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Engineering science fair project:
Which roofing material and color offers the best energy efficiency?




Science Fair Project Information
Title: Which roofing material and color offers the best energy efficiency?
Subject: Engineering
Grade level: Elementary School - Grades 4-6
Academic Level: Ordinary
Project Type: Experimental
Cost: Medium
Awards:
1st place, Canada Wide Virtual Science Fair (2010)
Gold medal at Calgary Science School Science Fair
Silver medal at Calgary Youth Science Fair

Affiliation: Canada Wide Virtual Science Fair (VSF)
Year: 2010
Description: The reflectivity of different materials was tested by using a pyranometer - including wood, rigid foam insulation and white and black roofing samples of rubber, concrete, asphalt, steel and plastic. Thermal efficiency tests were conducted to determine which roofing material / colour combination is most energy efficient by recording the temperature differential - temperature difference between the air inside the test unit and the air outside the test unit - over time.
Link: http://www.virtualsciencefair.org/2010/kitaxk2
Short Background

Cool Roof

In the world of industrial and commercial buildings, a roofing system that can deliver high solar reflectance (the ability to reflect the visible, infrared and ultraviolet wavelengths of the sun, reducing heat transfer to the building) and high thermal emittance (the ability to radiate absorbed, or non-reflected solar energy) is a cool roof. Most cool roofs are white or other light colors.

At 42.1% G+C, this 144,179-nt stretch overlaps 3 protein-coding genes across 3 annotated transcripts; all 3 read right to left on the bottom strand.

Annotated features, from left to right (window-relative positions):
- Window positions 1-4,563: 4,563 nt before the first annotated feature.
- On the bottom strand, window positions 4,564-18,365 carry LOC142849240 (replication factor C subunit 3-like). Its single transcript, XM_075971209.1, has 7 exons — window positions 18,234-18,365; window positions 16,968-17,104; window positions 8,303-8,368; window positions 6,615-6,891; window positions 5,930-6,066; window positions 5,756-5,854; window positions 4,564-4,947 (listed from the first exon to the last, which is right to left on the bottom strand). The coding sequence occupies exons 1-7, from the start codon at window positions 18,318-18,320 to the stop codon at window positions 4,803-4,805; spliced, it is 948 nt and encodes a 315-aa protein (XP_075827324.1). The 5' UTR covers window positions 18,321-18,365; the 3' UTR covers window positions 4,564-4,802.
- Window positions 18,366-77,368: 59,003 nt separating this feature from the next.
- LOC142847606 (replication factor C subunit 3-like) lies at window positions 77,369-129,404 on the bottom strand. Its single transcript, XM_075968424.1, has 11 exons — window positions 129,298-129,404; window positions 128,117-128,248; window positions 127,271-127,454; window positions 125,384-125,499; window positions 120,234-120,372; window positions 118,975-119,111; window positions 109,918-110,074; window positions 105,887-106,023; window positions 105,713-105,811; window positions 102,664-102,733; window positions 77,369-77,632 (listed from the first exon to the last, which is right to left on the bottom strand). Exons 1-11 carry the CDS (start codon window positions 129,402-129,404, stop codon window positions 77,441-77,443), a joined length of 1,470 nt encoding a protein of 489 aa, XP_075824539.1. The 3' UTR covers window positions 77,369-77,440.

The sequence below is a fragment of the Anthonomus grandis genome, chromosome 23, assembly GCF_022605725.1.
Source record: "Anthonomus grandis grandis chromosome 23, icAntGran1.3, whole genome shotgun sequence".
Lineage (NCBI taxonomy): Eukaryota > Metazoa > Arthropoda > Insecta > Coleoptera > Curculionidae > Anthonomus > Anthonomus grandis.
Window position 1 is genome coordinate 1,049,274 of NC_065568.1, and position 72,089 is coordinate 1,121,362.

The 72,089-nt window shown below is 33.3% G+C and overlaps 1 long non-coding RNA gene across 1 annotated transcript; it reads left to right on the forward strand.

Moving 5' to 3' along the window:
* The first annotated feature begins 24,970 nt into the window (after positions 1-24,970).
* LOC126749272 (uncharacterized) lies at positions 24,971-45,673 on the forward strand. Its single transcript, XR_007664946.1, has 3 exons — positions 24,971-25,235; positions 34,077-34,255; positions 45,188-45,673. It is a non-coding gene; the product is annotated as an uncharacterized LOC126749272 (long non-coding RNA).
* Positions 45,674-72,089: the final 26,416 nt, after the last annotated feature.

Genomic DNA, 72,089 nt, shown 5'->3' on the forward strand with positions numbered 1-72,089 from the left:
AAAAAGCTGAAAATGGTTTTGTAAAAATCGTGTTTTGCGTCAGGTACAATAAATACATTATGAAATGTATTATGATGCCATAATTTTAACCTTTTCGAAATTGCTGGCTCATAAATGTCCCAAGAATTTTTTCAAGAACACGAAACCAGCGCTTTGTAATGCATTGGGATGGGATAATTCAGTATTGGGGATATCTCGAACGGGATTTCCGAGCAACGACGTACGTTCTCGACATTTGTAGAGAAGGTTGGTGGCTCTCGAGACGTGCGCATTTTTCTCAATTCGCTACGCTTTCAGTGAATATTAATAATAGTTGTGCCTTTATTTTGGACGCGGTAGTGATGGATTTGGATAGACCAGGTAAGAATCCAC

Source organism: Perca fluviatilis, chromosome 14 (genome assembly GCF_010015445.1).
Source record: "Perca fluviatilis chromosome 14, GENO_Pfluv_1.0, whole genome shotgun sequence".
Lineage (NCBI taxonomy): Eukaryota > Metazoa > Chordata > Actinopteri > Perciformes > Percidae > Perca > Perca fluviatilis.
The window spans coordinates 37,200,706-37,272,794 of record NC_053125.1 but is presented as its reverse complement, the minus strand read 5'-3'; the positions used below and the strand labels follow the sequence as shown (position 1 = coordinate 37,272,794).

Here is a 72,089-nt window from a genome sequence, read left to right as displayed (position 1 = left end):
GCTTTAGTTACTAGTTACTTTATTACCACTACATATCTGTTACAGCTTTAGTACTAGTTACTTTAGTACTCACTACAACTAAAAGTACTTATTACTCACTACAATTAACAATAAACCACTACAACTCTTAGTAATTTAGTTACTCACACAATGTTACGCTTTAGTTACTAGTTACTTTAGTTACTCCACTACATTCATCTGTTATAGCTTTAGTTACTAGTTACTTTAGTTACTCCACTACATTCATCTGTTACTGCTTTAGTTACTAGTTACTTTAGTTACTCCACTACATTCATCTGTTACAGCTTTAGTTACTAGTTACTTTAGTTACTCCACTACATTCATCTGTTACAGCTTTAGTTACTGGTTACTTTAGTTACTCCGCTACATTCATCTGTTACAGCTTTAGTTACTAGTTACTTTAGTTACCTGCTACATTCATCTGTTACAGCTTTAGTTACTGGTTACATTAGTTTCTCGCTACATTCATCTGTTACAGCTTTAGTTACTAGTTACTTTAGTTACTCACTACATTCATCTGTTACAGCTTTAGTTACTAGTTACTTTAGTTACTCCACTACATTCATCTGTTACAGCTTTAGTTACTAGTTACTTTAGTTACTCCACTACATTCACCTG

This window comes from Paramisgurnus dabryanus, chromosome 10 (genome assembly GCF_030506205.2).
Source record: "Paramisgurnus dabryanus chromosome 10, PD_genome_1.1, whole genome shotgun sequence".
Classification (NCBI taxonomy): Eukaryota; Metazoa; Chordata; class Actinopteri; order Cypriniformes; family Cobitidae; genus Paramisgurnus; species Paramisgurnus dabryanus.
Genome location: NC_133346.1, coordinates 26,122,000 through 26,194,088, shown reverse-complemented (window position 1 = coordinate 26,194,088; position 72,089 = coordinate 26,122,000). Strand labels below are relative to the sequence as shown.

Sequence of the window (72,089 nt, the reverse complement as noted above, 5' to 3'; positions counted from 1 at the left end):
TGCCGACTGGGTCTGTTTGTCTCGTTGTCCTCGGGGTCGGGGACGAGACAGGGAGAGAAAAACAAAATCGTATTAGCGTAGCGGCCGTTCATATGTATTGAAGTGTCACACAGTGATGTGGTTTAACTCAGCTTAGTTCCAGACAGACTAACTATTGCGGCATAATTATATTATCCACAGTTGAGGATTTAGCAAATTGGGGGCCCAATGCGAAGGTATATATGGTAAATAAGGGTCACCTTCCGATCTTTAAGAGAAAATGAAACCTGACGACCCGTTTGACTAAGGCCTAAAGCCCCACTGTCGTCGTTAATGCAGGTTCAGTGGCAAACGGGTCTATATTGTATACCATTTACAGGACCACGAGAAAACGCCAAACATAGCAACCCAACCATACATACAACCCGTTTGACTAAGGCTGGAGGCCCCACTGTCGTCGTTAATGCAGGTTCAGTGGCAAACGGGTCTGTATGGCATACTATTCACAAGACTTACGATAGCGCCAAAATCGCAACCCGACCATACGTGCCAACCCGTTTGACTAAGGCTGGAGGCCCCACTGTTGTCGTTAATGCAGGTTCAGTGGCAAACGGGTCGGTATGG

In tropical Australia, zinc-galvanized (silvery) sheeting (usually corrugated) do not reflect heat as well as the truly "cool" color of white, especially as metallic surfaces fail to emit infrared back to the sky. European fashion trends are now using darker-colored aluminium roofing, to pursue consumer fashions.

Cool roofs enhance roof durability and reduce both building cooling loads and the urban heat island effect.

Also known as albedo, solar reflectance is expressed either as a decimal fraction or a percentage. A value of 0 indicates that the surface absorbs all solar radiation, and a value of 1 represents total reflectivity. Thermal emittance is also expressed either as a decimal fraction between 0 and 1, or a percentage. Another method of evaluating coolness is the solar reflectance index (SRI), which incorporates both solar reflectance and emittance in a single value. SRI quantifies how hot a surface would get relative to standard black and standard white surfaces. It is defined such that a standard black (reflectance 0.05, emittance 0.90) is 0 and a standard white (reflectance 0.80, emittance 0.90) is 100. The use of SRI as a combined measurement of reflectance has been disputed, since it has been shown that two different products with identical SRI numbers can yield significantly different energy savings results depending on what geographic region they are applied in, and the climatic conditions present in this region.

Cool roofs are an effective alternative to bulk attic insulation under roofs in humid tropical and subtropical climates. Bulk insulation can be entirely replaced by roofing systems that both reflect solar radiation and provide emission to the sky. This dual function is crucial, and relies on the performance of cool roof materials in both the visible spectrum (which needs to be reflected) and far infra-red which needs to be emitted.

Cool roof can also be used as a geoengineering technique to tackle global warming based on the principle of solar radiation management, provided that the materials used not only reflect solar energy, but also emit infra-red radiation to cool the planet.

Further, it can reduce the need for air conditioning, which causes CO2 emissions which worsen global warming. For this reason alone it is still demonstrably worth pursuing as a geoengineering technique.

See also: http://en.wikipedia.org/wiki/Cool_roof

Source: Wikipedia (All text is available under the terms of the GNU Free Documentation License and Creative Commons Attribution-ShareAlike License.)

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